“Change is the only constant in life,” wrote the ancient Greek philosopher Heraclitus in a book now existing only in fragments. These words may offer little comfort to people thrown off balance by predictable life changes – birth, death, marriage, graduation, retirement -- or unexpected circumstances - illness, accident, divorce, fire, job change or loss, natural disaster, and war. In Transitions: Making Sense of Life’s Changes (Addison-Wesley Publishing Company, 1980), William Bridges offers insight and strategies for the challenging task of adjusting to new realities and for ”coping with the difficult, painful, and confusing times” everyone faces sooner or later. Defining transition as “…the natural process of disorientation and reorientation that marks the turning points of the path of growth,” the author affirms that in spite of its discomfort, transition can lead to renewal and growth (p. 5) .
Pastors and church leaders can help individuals, families, and congregations embrace and navigate change by affirming how normal it is to feel off balance during times of transition. Naming whatever is happening empowers people to deal with it. Denying or “fighting what is” diverts our energy and limits our ability to react creatively to a new situation. Bridges describes three clear stages of transition and discusses the importance of understanding them: ending, an in-between period of uncertainly and confusion, and a new beginning. If we understand where we are in the transition process, both the ending and the period of disorientation become more endurable because we know that eventually we will arrive at the new beginning. Refusing to participate fully in the painful ending or the disturbing period of uncertainly may bring us to the new beginning encumbered by unfinished business and unresolved feelings.
Faith does not mean the absence of doubt and fear, but the willingness to move forward in spite of such feelings. Sound preaching and teaching can help free people from the crippling effects of fear and empower them to decide to do whatever they need to do to live fully, regardless of their circumstances. Presence and companionship can assure people that they are not alone. In addition to whatever practical help may be offered, kindness, empathy, and understanding can boost the spirits of people who are overwhelmed and faltering, enabling them to move on.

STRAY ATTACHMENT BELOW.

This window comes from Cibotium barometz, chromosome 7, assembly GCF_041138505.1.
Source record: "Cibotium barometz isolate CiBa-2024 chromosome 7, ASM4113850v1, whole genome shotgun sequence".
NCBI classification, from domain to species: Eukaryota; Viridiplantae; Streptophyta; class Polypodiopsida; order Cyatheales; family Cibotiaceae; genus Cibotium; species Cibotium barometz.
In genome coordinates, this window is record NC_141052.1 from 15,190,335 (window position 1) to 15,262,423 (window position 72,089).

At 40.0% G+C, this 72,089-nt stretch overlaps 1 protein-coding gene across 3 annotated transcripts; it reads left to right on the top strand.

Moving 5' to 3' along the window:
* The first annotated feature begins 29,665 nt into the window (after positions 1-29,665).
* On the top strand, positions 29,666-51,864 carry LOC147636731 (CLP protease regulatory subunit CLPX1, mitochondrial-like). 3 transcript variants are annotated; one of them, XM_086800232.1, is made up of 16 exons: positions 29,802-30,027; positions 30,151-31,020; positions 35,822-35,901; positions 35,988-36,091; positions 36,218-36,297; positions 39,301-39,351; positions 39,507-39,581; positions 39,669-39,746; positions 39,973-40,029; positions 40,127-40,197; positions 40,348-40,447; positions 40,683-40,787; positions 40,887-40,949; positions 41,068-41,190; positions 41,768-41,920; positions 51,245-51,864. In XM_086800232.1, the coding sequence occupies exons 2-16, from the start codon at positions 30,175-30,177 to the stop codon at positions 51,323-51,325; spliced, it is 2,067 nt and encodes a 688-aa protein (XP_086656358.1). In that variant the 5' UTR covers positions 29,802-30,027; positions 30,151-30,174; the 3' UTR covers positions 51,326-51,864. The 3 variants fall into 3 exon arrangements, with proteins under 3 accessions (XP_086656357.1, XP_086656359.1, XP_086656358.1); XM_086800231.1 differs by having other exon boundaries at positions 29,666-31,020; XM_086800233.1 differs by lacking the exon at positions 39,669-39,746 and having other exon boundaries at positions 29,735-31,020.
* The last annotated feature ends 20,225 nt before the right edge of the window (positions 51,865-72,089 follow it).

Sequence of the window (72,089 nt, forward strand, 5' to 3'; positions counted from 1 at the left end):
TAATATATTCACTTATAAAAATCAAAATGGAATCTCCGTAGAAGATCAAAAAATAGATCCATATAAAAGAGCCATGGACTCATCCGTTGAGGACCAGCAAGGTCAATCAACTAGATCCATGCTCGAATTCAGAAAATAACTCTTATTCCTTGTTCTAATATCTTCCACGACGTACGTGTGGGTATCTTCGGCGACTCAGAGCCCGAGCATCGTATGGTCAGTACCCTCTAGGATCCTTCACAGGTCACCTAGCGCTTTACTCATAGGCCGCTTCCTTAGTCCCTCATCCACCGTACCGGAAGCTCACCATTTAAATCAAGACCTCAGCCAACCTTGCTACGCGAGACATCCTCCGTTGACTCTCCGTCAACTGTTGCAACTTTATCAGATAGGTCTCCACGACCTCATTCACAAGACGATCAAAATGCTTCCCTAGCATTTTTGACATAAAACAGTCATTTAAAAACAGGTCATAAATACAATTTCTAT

By helping people clarify where they are in regard to a transition - ending, disorientation, new beginning -- you can support them in working through that stage fully and effectively.
By helping people clarify where they are in regard to a transition - ending, disorientation, new beginning -- you can support them in working through that stage fully and effectively. Encourage them to consider what they need in order to bring closure to what they are leaving behind. Bridges urges people to reflect on how they have dealt with endings in the past and what they might have learned from those experiences. Those who rush ahead into a new situation perhaps later regret things left undone, goodbyes unsaid, experiences left incomplete. Denying or minimizing an ending may bring people to a new situation still clinging to the past and closed to new possibilities. Those who avoid the discomfort of “in-between” by too quickly committing to the first opportunities that arise may later regret having to decline more favorable offers. Transition offers the opportunity to try something new, instead of just doing what you have always or usually done.
“Life is a journey, not a destination,” a quotation attributed to Ralph Waldo Emerson, echoes the words from 1 John 3:2, “…and what we will be is not yet made known.” Christian faith expressed through and within Christian community can help us embrace and navigate uncertainty and change, trusting in God’s ever-present love and guidance.
Jane P. Ives, United Methodist Marriage and Family Ministries Consultant
10 Quaker Lane, Portland, ME 04103, 207-797-8930, Janepives@gmail.com